The Samsung Galaxy A80 takes home a lot of “world’s first”. The reason why is best described by Samsung’s ability to literally over-engineer the smartphone – particularly the camera mechanism.
That new camera mechanism introduces a lot of new elements into the world of smartphones – which we are obviously going to talk about it here in this review.
Let’s quickly summarize and go through the points that we have for the Samsung Galaxy A80.
There’s really nothing much to be seen here. Samsung opted for a simple white box here.
At the back of the box is where the list of hardware and specs is found.
In terms of accessories, you get pretty much the essentials. Since the Galaxy A80 does not have an audio jack, Samsung included a USB-C earphone in it instead. However, I would’ve like to see a USB-C to 3.5mm audio jack dongle included too. Maybe you should get the one from UGREEN.
Oh by the way, Samsung’s new 25W charger uses a USB-C to USB-C cable.
It’s a really sleek design here. Professional-looking with a shiny reflective back while incorporating that new camera mechanism seamlessly. I honestly love that design, though it is a fingerprint magnet after all.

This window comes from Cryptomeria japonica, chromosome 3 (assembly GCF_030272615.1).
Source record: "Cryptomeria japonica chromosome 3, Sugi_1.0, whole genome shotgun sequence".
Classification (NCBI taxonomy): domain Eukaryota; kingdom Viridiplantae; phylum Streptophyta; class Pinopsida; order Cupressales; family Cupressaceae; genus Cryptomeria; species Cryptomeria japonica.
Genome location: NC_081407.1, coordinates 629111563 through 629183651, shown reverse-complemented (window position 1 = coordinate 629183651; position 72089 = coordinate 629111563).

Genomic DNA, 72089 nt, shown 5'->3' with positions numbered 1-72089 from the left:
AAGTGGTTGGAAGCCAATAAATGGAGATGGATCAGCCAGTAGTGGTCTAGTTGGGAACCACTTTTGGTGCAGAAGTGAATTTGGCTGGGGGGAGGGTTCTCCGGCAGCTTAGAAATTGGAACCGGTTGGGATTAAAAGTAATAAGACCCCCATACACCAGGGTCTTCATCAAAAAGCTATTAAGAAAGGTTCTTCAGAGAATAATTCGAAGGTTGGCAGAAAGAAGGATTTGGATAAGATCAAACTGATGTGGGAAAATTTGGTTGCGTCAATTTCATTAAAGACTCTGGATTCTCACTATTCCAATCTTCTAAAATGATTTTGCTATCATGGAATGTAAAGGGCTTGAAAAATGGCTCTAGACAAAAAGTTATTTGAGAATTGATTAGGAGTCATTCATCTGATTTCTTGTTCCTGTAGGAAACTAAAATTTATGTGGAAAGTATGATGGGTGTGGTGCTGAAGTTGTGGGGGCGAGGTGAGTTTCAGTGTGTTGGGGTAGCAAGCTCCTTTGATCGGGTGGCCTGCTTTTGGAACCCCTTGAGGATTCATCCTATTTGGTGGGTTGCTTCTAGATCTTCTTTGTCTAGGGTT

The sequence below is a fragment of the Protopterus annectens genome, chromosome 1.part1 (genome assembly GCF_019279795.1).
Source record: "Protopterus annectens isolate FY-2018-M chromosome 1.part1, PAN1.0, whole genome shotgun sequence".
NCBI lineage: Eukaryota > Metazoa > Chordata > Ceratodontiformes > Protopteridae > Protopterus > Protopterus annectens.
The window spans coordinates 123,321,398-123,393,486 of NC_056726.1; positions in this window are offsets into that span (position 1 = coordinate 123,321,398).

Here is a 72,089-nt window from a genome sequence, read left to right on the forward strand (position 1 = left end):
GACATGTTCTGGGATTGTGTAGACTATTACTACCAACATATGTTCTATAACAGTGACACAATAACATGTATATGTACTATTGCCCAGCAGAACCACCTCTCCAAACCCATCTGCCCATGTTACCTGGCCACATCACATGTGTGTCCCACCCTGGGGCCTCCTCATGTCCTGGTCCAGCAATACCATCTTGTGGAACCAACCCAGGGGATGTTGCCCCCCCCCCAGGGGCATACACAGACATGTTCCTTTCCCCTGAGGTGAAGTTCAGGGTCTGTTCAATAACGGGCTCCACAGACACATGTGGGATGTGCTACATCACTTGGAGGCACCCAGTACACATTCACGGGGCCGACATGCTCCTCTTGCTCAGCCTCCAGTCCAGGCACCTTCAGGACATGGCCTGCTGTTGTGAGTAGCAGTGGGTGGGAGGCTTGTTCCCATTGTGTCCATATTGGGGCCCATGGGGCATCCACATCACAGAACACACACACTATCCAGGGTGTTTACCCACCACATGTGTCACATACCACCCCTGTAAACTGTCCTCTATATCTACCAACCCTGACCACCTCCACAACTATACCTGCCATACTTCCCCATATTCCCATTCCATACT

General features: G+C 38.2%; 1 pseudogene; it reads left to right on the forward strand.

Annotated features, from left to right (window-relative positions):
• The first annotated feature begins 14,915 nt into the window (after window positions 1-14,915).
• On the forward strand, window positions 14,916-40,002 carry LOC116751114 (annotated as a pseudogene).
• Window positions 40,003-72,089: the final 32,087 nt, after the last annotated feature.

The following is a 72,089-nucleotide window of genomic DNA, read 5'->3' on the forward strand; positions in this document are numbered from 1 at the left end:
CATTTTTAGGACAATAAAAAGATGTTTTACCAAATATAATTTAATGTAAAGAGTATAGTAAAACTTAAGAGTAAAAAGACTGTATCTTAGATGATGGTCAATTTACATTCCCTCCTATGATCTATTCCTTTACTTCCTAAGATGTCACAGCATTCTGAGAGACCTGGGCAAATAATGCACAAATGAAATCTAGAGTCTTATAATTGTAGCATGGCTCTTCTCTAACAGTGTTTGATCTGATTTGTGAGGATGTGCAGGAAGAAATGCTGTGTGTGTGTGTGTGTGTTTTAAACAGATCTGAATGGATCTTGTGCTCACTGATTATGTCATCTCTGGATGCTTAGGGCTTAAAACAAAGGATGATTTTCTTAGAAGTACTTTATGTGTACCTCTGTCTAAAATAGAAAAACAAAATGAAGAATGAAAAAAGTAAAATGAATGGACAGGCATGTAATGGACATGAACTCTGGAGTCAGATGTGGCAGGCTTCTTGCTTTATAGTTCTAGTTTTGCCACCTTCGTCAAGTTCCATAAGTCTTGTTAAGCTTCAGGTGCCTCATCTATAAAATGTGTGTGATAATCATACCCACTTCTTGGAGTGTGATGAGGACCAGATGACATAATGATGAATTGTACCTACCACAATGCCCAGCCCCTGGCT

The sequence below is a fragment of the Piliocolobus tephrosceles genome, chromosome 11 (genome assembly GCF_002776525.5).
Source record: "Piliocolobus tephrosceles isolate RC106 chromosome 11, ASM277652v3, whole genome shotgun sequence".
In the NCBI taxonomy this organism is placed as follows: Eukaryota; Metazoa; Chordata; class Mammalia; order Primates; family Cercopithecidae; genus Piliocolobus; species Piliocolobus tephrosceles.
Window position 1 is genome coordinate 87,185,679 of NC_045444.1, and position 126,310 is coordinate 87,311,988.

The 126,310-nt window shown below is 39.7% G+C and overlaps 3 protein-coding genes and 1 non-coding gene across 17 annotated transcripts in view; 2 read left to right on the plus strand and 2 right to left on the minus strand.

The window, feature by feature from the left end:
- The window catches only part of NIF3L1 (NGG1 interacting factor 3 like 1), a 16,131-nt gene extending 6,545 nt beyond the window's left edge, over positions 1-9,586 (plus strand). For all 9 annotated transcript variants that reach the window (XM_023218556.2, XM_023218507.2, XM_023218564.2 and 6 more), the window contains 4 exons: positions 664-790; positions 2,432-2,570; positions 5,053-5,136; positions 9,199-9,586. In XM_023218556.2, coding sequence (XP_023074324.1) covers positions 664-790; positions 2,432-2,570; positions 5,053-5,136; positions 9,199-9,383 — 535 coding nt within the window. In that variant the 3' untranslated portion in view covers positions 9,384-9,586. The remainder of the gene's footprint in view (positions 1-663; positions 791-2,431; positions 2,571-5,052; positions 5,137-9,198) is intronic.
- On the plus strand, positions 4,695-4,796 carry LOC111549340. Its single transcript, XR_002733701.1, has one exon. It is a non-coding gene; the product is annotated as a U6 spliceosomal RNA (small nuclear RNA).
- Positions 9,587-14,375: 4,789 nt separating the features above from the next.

The Galaxy A80 is available in Phantom Black, Ghost White, or Angel Gold. The one we have here is obviously in Phantom Black, but it actually looks more like grey. Also, that bronze rim around the camera is a really nice touch. 👌
One thing I have to say here is how top-heavy the phone really is. The phone feels like it’s about to topple over because of the weight distribution. Its weight is concentrated on the top side.
Connectivity & Ports
Here’s the one thing that needs a lot of explanation. The first thing you need to know is that the entire top part of the phone protrudes out when the camera mechanism activates. That means you can’t have any ports there.
With that said, everything will need to be placed at the bottom. That is where the newly-designed dual nano SIM card slot is found alongside the USB-C port, microphone port, and loudspeaker. There is no 3.5mm audio jack here simply due to the limitation.
See, Samsung’s lack of an audio jack here is justified due to the lack of physical space. They can put the audio jack at the sides, but that will obstruct even more parts of the phone internally. With the growth of USB-C audio recently, it’s better to go this route instead.
Other than that, the Samsung Galaxy A80 comes with top-notch connectivity too. AC WiFi with Bluetooth 5.0 and whatnot. However, there is no microSD card slot here so be mindful of that.